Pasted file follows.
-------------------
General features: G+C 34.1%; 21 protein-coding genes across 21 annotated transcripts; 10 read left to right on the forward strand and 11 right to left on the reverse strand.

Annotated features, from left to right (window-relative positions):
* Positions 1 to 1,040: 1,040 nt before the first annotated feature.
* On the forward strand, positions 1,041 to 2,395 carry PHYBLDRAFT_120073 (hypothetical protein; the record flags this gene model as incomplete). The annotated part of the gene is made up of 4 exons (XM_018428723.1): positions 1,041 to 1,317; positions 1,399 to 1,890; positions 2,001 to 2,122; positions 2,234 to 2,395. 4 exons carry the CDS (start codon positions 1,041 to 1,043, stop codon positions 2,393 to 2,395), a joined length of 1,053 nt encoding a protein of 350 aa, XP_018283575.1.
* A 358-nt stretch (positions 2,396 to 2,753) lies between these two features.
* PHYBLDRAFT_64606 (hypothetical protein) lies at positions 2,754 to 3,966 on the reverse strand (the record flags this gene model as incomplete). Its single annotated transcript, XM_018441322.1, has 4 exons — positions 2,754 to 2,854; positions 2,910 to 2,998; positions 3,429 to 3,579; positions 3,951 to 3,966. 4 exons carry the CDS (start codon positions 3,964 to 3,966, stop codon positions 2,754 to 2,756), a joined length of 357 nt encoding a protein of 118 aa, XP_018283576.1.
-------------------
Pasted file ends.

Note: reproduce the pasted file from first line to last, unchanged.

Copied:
General features: G+C 34.1%; 21 protein-coding genes across 21 annotated transcripts; 10 read left to right on the forward strand and 11 right to left on the reverse strand.

Annotated features, from left to right (window-relative positions):
* Positions 1 to 1,040: 1,040 nt before the first annotated feature.
* On the forward strand, positions 1,041 to 2,395 carry PHYBLDRAFT_120073 (hypothetical protein; the record flags this gene model as incomplete). The annotated part of the gene is made up of 4 exons (XM_018428723.1): positions 1,041 to 1,317; positions 1,399 to 1,890; positions 2,001 to 2,122; positions 2,234 to 2,395. 4 exons carry the CDS (start codon positions 1,041 to 1,043, stop codon positions 2,393 to 2,395), a joined length of 1,053 nt encoding a protein of 350 aa, XP_018283575.1.
* A 358-nt stretch (positions 2,396 to 2,753) lies between these two features.
* PHYBLDRAFT_64606 (hypothetical protein) lies at positions 2,754 to 3,966 on the reverse strand (the record flags this gene model as incomplete). Its single annotated transcript, XM_018441322.1, has 4 exons — positions 2,754 to 2,854; positions 2,910 to 2,998; positions 3,429 to 3,579; positions 3,951 to 3,966. 4 exons carry the CDS (start codon positions 3,964 to 3,966, stop codon positions 2,754 to 2,756), a joined length of 357 nt encoding a protein of 118 aa, XP_018283576.1.